‘All is not lost: the case for ethical journalism during the Anzac centenary’, Honest History, 18 June 2015
The following is an extract from a presentation at the Canakkale-Gallipoli Wars Conference held in Canakkale, Turkey, 21-24 May 2015.
As a journalist in the company of historians I find myself in a precarious position. My Turkish friends tell me that jokes about journalists vying with second-hand car salesmen for the title of ‘least reputable profession’ translate into Turkish; too. But I hope you will hear me out, since I am here to persuade you that ethical journalism is possible during the four-year Anzac centenary.
Sharon Mascall-Dare (The Australian/supplied)
There is no doubt that some coverage of Anzac Day, by the Australian media, has been shoddy in the past decade or so. I base that conclusion on 30 interviews with Anzac Day reporters, broadcasters and commentators that I completed in 2010. The results were published in 2011. My interviewees had been assigned to Anzac Day coverage at least once, if not several times, in the previous decade and they raised a number of concerns regarding the quality of coverage.
There was evidence of copy and paste from year to year; there was evidence of cliché; there was evidence that younger journalists were not receiving adequate support and were producing articles that bore a remarkable resemblance to press releases published by the Department of Veterans’ Affairs. There were ethical problems. Accuracy, objectivity and originality were becoming increasingly rare. Younger journalists, in particular, were asking for help: they wanted a better way of doing things.
There were some old hands – veterans of journalistic practice – who told me that the solution was straightforward. Young reporters needed to ‘get their boots dirty’: they needed to stop Googling, to get out of the newsroom and talk to people face-to-face. They needed to stop projecting a single interpretation or ‘grand narrative’ onto the Anzac story; they needed to stop ‘mining’ for quotes. Without realising it, these old hands were advocating methods consistent with ethnographic journalism, a framework for journalistic practice that is widely taught and practiced in North America, but is still largely unknown in Australia.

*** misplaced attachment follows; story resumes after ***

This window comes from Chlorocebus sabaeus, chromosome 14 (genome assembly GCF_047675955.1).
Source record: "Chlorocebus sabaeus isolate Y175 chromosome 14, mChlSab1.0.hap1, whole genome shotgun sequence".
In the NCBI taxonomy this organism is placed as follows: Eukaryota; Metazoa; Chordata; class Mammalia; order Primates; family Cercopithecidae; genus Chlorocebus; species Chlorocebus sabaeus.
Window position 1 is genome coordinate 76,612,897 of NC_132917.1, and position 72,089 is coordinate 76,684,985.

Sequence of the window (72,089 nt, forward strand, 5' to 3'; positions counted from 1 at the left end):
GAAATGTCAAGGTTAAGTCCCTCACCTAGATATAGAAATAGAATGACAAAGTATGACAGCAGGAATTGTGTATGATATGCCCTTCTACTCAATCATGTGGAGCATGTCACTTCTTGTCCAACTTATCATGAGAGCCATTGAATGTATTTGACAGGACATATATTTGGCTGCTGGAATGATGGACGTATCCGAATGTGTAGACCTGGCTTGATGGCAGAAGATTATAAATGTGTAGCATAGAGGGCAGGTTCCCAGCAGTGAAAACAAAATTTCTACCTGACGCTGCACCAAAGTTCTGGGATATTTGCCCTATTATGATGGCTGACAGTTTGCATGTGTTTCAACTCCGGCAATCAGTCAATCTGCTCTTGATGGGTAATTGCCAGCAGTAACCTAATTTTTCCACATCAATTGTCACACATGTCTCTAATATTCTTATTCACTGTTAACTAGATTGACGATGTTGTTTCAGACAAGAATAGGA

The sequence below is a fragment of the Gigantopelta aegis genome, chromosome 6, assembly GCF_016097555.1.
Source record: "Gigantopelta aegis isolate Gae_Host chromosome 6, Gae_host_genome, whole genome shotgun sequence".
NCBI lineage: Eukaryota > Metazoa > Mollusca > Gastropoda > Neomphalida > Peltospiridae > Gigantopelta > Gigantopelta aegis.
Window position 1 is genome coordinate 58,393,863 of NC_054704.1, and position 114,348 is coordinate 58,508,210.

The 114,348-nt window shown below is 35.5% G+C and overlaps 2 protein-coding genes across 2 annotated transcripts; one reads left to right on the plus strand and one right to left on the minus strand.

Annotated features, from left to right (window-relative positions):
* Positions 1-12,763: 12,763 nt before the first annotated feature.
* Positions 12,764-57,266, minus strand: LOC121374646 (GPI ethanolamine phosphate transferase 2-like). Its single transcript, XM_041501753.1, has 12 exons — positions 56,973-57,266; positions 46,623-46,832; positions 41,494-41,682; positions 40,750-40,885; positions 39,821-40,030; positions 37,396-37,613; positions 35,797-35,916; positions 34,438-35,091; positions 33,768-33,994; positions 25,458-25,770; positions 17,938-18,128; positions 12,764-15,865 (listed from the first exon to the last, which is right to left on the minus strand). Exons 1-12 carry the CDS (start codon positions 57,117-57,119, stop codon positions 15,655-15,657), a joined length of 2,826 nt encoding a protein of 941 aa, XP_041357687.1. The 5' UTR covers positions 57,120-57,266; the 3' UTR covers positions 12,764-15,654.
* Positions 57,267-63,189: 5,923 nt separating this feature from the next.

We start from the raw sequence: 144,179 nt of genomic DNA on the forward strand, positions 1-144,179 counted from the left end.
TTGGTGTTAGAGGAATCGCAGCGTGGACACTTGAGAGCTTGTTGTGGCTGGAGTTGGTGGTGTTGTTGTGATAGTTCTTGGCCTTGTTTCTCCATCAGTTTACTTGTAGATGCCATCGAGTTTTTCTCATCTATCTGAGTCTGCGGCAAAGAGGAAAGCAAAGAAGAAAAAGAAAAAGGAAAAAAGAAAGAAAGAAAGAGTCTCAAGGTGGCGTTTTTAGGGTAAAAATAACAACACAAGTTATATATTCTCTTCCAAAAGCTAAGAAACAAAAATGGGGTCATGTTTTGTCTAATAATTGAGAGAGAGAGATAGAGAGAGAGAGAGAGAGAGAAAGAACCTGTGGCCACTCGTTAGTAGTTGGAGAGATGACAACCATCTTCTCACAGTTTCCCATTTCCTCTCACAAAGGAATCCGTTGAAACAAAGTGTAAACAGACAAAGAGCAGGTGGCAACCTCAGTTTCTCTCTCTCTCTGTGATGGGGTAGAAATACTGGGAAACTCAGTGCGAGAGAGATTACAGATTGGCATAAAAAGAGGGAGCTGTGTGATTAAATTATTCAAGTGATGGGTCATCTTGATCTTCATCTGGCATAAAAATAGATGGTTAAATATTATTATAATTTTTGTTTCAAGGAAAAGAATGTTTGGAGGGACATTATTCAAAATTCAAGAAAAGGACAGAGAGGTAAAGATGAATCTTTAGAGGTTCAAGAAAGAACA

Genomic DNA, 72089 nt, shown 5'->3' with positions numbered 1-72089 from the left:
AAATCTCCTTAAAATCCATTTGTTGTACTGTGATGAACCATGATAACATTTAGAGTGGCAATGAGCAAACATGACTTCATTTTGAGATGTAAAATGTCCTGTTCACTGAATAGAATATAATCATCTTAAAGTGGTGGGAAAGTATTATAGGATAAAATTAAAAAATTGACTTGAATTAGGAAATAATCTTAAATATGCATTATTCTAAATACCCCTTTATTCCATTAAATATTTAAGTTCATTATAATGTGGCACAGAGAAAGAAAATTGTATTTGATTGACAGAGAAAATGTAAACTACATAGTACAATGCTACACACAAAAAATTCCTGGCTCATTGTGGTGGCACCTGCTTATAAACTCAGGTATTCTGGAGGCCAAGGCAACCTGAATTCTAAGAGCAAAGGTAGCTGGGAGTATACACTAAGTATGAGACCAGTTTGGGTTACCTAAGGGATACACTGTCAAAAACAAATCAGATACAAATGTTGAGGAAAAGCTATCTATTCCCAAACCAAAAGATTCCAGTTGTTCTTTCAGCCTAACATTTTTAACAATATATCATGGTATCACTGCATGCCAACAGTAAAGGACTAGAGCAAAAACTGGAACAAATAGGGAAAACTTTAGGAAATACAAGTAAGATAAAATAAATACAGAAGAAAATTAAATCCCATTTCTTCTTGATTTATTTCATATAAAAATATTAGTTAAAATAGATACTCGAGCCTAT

To people outside of journalism, ethnographic journalism sounds obvious. You approach a story with an open mind, you spend long periods of time immersed in the story you want to tell and you seek insiders’ perspectives. The reality, given shrinking resources and increasingly impossible deadlines, is that journalists draft their stories before they’ve completed in-depth investigation. As a reporter, you know your audiences’ expectations, you want to meet those expectations, you know the story-lines that ‘work’ and you use them out time and again.
The consequence is that journalism becomes formulaic. You can call it lazy, you can call it ethically irresponsible. Many journalists will argue it is simply getting the job done.
It is my belief, however, that the Anzac centenary provides an ideal opportunity for journalists to try something new. While ethnographic journalism is not suited to daily news operations, it can be applied in a longer-term context. There is an opportunity, during the four-year commemorative period, to use ethnographic techniques and explore some of the themes and debates we have heard during this conference. Many Australian journalists have grown up with the Anzac story – effectively, they have been immersed in it for years – and those who are willing have an opportunity to question and challenge their understanding through their journalistic craft.